Reducing SRAM usage by limiting scope of objects.

RayLivingston: freeMemory would certainly NOT count anything that lives on the stack. Maximum stack size is allocated at compile time, and does not change as the program runs.

Regards, Ray L.

avr-gcc doesn't know what the maximum stack usage for any given program is; that would require dynamic stack usage analysis.

So the stack isn't allocated like the heap is.

But I was just wondering if freeMemory looked at the current stack size, but it probably doesn't, which makes it useless to determine memory usage when objects are allocated only on the stack.

RayLivingston: freeMemory would certainly NOT count anything that lives on the stack. Maximum stack size is allocated at compile time, and does not change as the program runs.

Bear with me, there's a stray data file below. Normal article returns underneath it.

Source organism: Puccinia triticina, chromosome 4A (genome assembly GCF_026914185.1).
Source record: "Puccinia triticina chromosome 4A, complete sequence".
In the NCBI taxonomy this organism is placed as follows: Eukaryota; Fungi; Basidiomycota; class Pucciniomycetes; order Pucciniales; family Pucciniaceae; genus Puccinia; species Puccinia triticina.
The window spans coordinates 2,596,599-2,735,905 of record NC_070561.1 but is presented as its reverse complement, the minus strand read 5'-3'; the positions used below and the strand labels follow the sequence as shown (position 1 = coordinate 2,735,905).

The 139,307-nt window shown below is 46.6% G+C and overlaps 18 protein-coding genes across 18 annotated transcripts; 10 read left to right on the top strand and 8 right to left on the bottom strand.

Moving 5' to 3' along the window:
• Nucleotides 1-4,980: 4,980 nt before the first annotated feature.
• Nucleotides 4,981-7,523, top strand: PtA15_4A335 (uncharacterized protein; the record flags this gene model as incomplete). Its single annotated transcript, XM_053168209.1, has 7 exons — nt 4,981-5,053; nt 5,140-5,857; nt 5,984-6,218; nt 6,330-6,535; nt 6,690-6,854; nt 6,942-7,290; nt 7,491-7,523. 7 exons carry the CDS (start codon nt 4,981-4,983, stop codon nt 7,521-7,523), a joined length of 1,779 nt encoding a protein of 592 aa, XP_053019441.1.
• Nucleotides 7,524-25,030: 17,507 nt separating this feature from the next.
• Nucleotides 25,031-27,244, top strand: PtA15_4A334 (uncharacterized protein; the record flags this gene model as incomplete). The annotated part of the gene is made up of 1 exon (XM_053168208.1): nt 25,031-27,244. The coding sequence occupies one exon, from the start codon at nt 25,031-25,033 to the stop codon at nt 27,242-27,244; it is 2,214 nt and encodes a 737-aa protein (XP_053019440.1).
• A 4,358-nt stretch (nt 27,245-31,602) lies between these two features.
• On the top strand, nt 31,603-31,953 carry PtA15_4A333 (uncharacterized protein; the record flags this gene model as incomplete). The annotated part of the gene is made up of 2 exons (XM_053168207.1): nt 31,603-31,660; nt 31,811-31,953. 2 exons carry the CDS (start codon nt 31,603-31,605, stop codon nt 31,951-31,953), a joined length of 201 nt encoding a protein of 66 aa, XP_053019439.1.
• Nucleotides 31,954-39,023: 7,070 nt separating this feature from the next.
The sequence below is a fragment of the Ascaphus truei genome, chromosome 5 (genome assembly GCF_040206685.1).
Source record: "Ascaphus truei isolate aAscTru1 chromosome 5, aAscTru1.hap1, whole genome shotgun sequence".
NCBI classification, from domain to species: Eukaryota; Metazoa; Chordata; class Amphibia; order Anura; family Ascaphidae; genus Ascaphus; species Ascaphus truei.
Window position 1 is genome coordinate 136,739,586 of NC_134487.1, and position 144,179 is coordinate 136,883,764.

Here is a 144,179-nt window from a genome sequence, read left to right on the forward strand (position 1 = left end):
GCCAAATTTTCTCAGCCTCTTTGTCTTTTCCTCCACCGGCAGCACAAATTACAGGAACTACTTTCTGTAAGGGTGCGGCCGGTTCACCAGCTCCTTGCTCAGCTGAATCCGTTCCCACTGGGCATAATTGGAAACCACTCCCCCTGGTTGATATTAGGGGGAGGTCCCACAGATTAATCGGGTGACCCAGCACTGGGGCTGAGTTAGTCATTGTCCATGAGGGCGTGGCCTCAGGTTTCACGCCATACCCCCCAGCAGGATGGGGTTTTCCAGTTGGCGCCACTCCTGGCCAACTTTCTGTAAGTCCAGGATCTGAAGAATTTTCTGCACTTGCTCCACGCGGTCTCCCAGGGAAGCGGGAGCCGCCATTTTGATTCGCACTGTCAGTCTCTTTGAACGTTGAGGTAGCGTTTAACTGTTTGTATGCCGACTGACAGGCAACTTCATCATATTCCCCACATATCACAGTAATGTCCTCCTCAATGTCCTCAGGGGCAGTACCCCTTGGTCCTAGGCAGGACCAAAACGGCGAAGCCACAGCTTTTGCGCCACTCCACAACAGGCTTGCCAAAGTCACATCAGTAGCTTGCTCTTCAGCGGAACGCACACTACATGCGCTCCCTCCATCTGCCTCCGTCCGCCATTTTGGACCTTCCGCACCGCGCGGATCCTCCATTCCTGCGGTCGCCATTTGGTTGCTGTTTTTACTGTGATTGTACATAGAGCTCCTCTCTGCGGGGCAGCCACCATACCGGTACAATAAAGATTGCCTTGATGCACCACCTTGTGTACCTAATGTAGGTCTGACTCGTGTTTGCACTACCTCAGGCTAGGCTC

Regards, Ray L.

You may want to use Andy Brown's memory library.

The usable stack size would change during execution as the heap grows towards it. A snippet from the library mentioned above:

size_t getFreeMemory()
{
  return (size_t)AVR_STACK_POINTER_REG-
         (size_t)__malloc_margin-
         (size_t)__malloc_heap_start-
         getMemoryUsed();
}

By using the stack pointer register we know where the stack is now, and hence how much is left "below" it.

Shouldn't we recover the SRAM used for instantiating the object foo after it goes out of scope?

By not showing how foo is declared this is just a guessing game. Does it allocate memory dynamically? Does it free it? I'm not going to keep trying to answer questions about "why does my hidden code do something?".

RayLivingston: